THE priest who found an abandoned baby outside his vicarage two years ago has made a plea for the mother to come forward, after the police announced that they had run out of leads to follow.
The Rector of St Peter’s, Bramley, in Leeds, the Revd Paul Crabb, found the newborn baby boy in 2016, after the baby was left, wrapped in a towel and in a carrier bag from Tesco, outside his vicarage (News, 2 December 2016).
The child, whose placenta was still attached, was already cold to the touch when he was found, and after he was taken to hospital he was pronounced dead.
But, despite a two-year investigation, the police have not been able to identify the mother of the boy — who has been named “Peter” on social media — or establish why he was abandoned.
A DNA profile was recovered from a shirt that the baby was also wrapped in, but it is not on the police database.
Mr Crabb said that he wanted to pass on a message to Peter’s mother: “Two years after the death of your baby, we recognise that this is not over for you — not something you can simply forget, as if it never happened.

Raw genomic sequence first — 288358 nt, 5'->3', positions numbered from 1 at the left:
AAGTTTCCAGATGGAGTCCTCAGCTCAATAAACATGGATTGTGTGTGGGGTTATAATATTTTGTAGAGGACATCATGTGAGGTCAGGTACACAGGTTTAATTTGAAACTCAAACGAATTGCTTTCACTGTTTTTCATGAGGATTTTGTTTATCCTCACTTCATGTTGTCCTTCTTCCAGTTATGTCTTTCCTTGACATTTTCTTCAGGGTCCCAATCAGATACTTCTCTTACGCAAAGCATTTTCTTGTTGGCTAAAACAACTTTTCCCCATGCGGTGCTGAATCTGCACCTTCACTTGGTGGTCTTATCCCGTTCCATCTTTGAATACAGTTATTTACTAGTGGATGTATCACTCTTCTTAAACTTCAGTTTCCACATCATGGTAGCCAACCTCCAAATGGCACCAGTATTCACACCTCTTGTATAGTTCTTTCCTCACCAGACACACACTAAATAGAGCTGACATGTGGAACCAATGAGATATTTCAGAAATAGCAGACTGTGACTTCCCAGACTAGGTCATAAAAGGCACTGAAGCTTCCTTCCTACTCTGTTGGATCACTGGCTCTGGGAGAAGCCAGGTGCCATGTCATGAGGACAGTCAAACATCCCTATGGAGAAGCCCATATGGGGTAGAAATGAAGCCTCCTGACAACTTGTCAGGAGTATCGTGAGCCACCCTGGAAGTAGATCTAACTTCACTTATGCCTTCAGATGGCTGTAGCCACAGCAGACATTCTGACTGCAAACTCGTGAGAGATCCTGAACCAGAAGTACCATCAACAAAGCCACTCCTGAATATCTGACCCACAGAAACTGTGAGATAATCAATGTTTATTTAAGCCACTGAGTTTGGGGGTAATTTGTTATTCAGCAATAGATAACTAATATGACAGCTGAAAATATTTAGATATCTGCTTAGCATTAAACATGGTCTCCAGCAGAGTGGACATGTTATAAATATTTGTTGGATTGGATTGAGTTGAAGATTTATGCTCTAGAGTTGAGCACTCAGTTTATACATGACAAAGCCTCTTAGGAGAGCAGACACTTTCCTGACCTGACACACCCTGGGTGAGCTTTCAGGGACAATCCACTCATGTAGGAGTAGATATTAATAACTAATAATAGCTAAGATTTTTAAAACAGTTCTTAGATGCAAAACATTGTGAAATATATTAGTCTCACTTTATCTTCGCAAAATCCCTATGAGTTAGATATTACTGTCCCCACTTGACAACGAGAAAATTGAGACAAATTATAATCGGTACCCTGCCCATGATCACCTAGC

“This baby still matters to you, and you and he matter to us, too. Please be assured that we’re always ready and waiting to help you in any way that we can, maybe just by offering a listening ear or a decent cup of tea or coffee.
“Get in touch when you’re ready.”
He also gave his phone number and email address — 07951 343636, and firstname.lastname@example.org — in the hope that the mother would get in touch.
Mr Crabb’s plea came after the police said that their inquiries were effectively over. Detective Superintendent Nicola Bryar, who led the investigation, said: “Sadly we have now explored and exhausted all the available lines of inquiry without being able to identify the mother of this baby boy.
“Our discussions with the coroner’s office will include when her son’s body can be released for a funeral.
“That is something we would like her to be able to lead the arrangements for, and to have the chance to say goodbye properly.”
Det. Supt. Bryar said that Peter’s mother was not in any trouble with the law, and that the death of the baby was not being treated as suspicious.
Owing to the ongoing police investigation, the body of the baby has not yet been given a burial. Shortly after the case was first reported in 2016, a crowdfunding website raised £2025 to pay for a headstone.